"Given that genomes are usually well adapted to their environment, knowing LUCA's genome could lend insight into the environmental conditions in which LUCA lived," McInerney said.
For the new study, scientists analyzed the evolutionary relationship of 6.1 million protein-coding genes in 1,847 bacterial and 134 archaeal genomes, aiming to get insight into the biology of LUCA.
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Madeline Weiss, with Heinrich Heine University in Dusseldorf, Germany, and colleagues found that out of 286,514 protein clusters, 355 gene families date back to LUCA, the organism from which both bacteria and archaea emerged.
Extrapolating from that analysis, the scientists infer that LUCA did not need oxygen to grow, that it thrived at relatively high temperatures and that it used carbon dioxide, nitrogen and hydrogen to sustain its metabolic pathways. LUCA was also dependent on metals such as iron, and other elements like selenium, the scientists found.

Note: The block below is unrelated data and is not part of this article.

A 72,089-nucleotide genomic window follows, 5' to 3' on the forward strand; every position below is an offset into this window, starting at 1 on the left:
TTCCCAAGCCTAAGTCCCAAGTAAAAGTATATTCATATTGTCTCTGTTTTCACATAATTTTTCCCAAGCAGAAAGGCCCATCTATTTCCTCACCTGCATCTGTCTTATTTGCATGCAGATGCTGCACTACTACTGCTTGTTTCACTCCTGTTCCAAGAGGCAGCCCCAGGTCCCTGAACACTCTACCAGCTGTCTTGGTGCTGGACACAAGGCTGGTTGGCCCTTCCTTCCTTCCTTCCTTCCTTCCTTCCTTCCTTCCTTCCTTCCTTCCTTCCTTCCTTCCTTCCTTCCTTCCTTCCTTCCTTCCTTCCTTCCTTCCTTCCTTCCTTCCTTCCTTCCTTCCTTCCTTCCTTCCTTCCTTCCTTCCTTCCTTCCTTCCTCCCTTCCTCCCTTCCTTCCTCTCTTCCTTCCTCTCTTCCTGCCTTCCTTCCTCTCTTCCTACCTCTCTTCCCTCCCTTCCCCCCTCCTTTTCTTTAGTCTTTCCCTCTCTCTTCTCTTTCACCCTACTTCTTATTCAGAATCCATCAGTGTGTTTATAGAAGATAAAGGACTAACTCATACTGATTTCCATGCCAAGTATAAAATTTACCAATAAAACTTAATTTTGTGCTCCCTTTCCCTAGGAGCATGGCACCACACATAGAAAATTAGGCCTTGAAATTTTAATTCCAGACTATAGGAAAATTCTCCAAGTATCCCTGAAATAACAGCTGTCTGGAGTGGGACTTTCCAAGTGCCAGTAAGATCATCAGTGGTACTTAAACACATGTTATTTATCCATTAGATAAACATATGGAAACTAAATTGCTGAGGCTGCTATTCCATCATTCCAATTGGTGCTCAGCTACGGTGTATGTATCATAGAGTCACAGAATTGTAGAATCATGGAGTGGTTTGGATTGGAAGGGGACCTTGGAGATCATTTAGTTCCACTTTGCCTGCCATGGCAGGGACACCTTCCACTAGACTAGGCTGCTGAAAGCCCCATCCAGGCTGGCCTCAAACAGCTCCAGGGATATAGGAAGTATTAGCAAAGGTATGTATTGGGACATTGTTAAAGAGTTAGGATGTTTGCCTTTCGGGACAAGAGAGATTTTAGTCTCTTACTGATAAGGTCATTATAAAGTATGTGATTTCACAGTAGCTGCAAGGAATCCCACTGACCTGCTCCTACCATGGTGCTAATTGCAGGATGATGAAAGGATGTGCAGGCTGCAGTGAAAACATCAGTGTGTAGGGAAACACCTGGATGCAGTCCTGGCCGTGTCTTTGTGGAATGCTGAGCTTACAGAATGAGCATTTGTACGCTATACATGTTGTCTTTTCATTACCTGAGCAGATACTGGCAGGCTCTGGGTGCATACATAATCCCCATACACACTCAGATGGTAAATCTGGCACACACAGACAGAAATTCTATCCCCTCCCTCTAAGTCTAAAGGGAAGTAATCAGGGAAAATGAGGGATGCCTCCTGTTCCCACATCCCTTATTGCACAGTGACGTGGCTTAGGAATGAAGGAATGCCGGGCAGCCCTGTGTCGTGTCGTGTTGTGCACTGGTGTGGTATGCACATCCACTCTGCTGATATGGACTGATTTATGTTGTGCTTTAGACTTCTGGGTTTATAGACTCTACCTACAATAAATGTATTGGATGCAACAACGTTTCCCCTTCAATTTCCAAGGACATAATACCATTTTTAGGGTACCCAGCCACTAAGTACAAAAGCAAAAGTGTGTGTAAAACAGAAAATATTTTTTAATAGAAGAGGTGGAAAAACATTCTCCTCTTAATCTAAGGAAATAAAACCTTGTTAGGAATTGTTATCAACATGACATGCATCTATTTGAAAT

The presence of a thermophile-specific gene in LUCA buttress the idea that life began at hydrothermal vents, a theory that propels the search for life in ocean-bearing, outer moons of Saturn and Jupiter.
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LUCA's closest relatives alive today are clostridia, a group of anaerobic bacterium that includes pathogens which cause tetanus and botulism, and methanogens, Weiss and colleagues wrote.
"When we look at the inferred metabolism of LUCA, we are looking at the dominant and most successful kind of metabolism on the planet before the Bacteria and Archaea diverged," McInerney said. "This new study provides us with a very intriguing insight into life 4 billion years ago."
Still unknown is whether the 355 gene families identified in the study were in the same cell at the same time, or what other genes were present, he added.